• How do planets form in dense disks of gas and dust around young stars?
  • What is the subsequent evolution of planetary systems?
Published: 31 December 2009
Although the solar wind deceleration in the terrestrial foreshock was noticed three decades ago, previous studies show some conflicting results. This paper presents direct evidence of solar wind deceleration in the foreshock of the Earth by using the data of two Cluster satellites. On 2 February 2003, the two satellites (C1 and C3) of Cluster missions are inside and outside the foreshock, respectively, approximately along the solar wind flow line, which can effectively exclude the uncertainty caused by the spatial and temporal changes of solar wind itself. Comparison of the plasma data recorded by two satellites shows that the solar wind velocity decreases in the foreshock and the largest deceleration reaches 22 km/s. The velocity distribution of ions in the phase space indicates that the solar wind ions undergo pitch angle scattering in the foreshock. The solar wind deceleration is associated with diffuse ions and ULF wave activities. The diffuse ion density reached 0.25 cm-3, about 7% of the solar wind density. The interaction of ULF waves with solar wind also deflects the solar wind away from the bow shock in both the ecliptic and the meridian planes. Meanwhile, the solar wind deceleration is accompanied by thermalization during which the solar wind temperature can reach 240 eV.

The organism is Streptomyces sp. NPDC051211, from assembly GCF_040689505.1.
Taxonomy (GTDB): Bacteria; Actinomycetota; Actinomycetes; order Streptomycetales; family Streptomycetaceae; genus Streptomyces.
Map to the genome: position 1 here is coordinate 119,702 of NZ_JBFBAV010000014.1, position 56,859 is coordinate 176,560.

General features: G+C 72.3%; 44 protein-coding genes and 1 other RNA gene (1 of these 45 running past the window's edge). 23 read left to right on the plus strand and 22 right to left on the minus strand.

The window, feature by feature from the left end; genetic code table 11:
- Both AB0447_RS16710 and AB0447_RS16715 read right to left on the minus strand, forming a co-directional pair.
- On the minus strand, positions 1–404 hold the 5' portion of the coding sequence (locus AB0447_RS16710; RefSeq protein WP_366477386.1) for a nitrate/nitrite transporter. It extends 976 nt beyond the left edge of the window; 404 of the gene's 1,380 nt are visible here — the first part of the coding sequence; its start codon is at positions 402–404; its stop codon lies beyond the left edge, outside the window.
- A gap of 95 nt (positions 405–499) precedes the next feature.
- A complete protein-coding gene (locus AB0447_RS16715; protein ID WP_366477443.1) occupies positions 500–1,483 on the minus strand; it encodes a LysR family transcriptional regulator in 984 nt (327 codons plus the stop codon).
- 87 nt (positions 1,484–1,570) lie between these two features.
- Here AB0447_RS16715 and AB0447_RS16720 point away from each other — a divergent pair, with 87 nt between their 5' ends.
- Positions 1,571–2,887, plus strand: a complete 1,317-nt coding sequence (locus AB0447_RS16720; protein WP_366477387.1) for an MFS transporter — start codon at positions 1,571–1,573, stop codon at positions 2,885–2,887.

Published: 12 February 2009
This document gives a concise overview of the ESA assessment study based on the "Laplace" proposal for the Cosmic Vision 2015-2025 call. It describes the work performed during the assessment study, which includes the Concurrent Design Facility (CDF) study and subsequent scientific and engineering work. The aim of this study was to quickly assess the technical feasibility, cost and schedule in the framework of a Cosmic Vision 2015-2025 L-class mission and to prepare the follow-on industrial studies. The transition from the submitted "Laplace" proposal to the ESA/NASA/JAXA joint mission called "Europa/Jupiter System Mission" (EJSM) is documented and the baseline of the ESA contribution to this mission, the Jupiter Ganymede Orbiter (JGO), is described in detail.